An exterior model of the Lutheran Theological Seminary had to be built by the film's construction crew due to the modern buildings surrounding the real one. This "fake" one is seen in the wide-range shots, and cost about forty thousand dollars to build. The actual Lutheran Theological Seminary is only seen in one, very carefully angled shot, when Buford is writing the message to General Reynolds the night before the battle.
The screenplay and shooting script have an additional scene at the end, but this scene was never filmed. Following the Chamberlain brother's embrace, Harrison stands on Seminary Ridge surveying the destruction left from Pickett's Charge and quotes a line from William Shakespeare's The Tempest: "We are such stuff as dreams are made of. And our little life is rounded with the sleep." Harrison then mounts his horse and rides off into the night. From there, the final credits began.
Director Ron Maxwell tried for nearly fifteen years to get this film made. By the time he had succeeded, author Michael Shaara had died. Maxwell met with his son Jeff Shaara during production and convinced him to carry on his father's work, which he did by writing a prequel, Gods and Generals, and a sequel, The Last Full Measure. The former was turned into Gods and Generals (2003) by Maxwell. The younger Shaara has also used his father's historical fiction approach to the American Revolution, the Mexican-American War, both World Wars and the Korean War.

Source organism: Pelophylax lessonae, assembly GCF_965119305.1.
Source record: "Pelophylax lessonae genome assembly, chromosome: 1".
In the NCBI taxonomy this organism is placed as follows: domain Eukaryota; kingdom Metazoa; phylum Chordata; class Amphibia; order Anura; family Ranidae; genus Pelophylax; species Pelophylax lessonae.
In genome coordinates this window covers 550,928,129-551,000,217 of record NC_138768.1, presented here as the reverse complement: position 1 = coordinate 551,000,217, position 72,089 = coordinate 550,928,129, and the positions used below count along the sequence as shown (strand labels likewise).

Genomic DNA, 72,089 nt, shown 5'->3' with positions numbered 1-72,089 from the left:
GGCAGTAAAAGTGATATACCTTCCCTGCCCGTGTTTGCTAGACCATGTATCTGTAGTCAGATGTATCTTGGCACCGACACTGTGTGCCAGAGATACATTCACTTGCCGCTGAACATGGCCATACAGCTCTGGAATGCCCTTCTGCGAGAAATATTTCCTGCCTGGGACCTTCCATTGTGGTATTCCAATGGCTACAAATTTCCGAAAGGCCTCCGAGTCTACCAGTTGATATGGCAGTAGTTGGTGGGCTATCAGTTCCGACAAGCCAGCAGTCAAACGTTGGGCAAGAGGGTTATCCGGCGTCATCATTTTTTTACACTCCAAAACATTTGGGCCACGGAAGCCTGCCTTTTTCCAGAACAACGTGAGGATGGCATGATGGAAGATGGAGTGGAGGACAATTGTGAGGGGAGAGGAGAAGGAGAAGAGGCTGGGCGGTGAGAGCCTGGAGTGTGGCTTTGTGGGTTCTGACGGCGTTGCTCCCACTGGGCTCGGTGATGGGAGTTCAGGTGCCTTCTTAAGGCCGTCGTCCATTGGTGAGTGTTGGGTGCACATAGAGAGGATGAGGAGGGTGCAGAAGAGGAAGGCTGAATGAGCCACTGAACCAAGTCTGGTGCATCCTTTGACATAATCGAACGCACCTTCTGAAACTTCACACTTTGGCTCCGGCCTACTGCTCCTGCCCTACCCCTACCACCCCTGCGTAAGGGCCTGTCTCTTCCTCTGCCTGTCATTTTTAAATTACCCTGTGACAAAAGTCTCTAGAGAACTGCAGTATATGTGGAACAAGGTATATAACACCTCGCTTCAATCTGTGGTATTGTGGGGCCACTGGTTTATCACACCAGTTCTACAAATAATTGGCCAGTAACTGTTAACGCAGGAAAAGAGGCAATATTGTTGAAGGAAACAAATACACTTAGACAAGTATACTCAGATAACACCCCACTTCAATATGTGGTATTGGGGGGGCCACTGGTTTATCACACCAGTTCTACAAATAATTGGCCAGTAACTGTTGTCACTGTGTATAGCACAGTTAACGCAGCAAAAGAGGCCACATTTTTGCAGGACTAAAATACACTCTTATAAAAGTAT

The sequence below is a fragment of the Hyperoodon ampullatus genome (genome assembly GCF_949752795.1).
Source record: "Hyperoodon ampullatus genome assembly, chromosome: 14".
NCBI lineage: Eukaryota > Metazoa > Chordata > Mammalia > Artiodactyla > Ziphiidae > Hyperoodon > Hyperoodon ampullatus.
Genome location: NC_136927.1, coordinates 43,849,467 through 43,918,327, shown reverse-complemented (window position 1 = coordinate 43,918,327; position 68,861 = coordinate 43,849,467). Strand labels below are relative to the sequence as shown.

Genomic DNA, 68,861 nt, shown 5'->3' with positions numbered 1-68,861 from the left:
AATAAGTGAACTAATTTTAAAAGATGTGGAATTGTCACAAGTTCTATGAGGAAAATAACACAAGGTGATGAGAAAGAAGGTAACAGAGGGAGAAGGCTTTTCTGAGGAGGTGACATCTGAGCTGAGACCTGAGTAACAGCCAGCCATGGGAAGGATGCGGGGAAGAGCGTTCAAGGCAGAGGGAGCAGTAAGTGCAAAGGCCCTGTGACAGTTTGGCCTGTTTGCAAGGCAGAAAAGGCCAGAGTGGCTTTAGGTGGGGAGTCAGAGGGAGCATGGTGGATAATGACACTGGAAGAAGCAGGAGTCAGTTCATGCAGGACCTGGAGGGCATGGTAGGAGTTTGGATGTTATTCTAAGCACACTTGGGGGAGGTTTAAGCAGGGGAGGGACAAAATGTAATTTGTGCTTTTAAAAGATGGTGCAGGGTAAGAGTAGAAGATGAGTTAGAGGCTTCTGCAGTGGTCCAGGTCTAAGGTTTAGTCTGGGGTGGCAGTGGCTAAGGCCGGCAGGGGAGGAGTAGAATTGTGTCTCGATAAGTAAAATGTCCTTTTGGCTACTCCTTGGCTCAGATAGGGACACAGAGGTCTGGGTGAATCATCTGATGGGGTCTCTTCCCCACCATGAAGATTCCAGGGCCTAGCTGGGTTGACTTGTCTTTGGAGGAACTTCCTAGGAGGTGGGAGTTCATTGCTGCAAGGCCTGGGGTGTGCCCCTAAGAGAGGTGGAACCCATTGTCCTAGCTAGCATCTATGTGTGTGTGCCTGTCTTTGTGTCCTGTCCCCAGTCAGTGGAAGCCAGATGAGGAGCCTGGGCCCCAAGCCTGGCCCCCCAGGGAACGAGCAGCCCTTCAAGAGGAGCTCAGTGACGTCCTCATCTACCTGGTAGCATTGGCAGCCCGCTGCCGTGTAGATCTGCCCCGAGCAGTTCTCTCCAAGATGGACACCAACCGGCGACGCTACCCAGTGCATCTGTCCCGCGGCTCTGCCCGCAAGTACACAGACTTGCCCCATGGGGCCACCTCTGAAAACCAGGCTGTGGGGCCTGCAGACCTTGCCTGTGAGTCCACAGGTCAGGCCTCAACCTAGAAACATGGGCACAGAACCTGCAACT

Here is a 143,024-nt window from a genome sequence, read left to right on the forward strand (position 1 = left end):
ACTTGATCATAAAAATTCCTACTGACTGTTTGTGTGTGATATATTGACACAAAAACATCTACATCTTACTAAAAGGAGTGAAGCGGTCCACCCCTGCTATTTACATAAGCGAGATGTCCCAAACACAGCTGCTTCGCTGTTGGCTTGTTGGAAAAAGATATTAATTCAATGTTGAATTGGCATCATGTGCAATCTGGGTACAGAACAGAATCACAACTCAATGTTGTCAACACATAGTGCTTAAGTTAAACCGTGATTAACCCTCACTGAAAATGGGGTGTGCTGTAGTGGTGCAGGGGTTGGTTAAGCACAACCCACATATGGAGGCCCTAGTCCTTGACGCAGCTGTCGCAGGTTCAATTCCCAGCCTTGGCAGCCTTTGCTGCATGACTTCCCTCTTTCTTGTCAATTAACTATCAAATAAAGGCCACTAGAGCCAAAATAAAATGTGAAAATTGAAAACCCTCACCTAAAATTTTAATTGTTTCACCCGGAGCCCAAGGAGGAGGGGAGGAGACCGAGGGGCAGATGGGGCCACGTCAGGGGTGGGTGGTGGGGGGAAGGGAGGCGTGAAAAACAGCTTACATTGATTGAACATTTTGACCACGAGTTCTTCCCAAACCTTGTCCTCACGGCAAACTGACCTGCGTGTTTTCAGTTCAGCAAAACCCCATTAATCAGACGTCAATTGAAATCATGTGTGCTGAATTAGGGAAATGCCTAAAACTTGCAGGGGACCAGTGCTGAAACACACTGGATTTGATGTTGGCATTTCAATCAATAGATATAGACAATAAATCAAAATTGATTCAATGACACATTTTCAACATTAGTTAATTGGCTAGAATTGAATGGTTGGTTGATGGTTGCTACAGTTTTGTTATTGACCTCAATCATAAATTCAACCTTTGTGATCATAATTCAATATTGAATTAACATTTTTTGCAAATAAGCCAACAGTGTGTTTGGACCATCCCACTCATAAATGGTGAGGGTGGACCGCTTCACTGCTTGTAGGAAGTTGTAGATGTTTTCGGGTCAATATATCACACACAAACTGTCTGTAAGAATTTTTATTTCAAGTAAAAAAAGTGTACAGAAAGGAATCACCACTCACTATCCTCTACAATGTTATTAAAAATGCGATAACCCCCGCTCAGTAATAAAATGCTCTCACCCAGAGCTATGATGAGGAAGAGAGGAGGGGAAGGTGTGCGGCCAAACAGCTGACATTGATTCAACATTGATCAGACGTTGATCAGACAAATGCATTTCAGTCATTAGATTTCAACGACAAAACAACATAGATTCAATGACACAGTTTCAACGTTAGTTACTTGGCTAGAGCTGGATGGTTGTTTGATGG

Many scenes were filmed, or were in the daily shooting script, but not used in the final print. Amongst them, there is a scene after General Reynolds' death where his body is carried by stretcher through the Union lines by his staff. They pass by a stunned General Buford on horseback, who pauses to watch it go by, before turning his attention back to the raging front line. This was filmed, but eventually deleted. The raw footage can be found on the DVD version.
Nearly all of the battle sequences of the First Day (Heth's men deploying into line, exchanging fire only yards in front of Buford's troopers, the artillery explosions, et cetera.) were filmed entirely by the movie's Second Unit. The First Unit and much of the production staff were several miles away filming the Little Round Top sequences.
When General Buford enters the Headquarters of General Hancock, you briefly see a one-armed Major General on Hancock's right. This man, though not credited specifically, is most likely meant to be the historical person Major General Oliver O. Howard, commander of the 11th Corps, Army of the Potomac, which was present at the Battle of Gettysburg. General Howard had lost his arm due to wounds received at the Battle of Seven Pines in 1862. (Also known as Battle of Fair Oaks.)
Famous late film critics Gene Siskel and Roger Ebert had opposing views on the film. Ebert thought it was too focused on making the American Civil War buffs happy, but he still ended up enjoying it anyway, especially praising Jeff Daniels in the role of Union Colonel Joshua Chamberlain. Siskel on the other hand disliked the movie, seeing it as Southern pro-Confederate propaganda. However, he did enjoy Daniels' character as well, adding that Daniels deserved an Academy Award nomination for the role.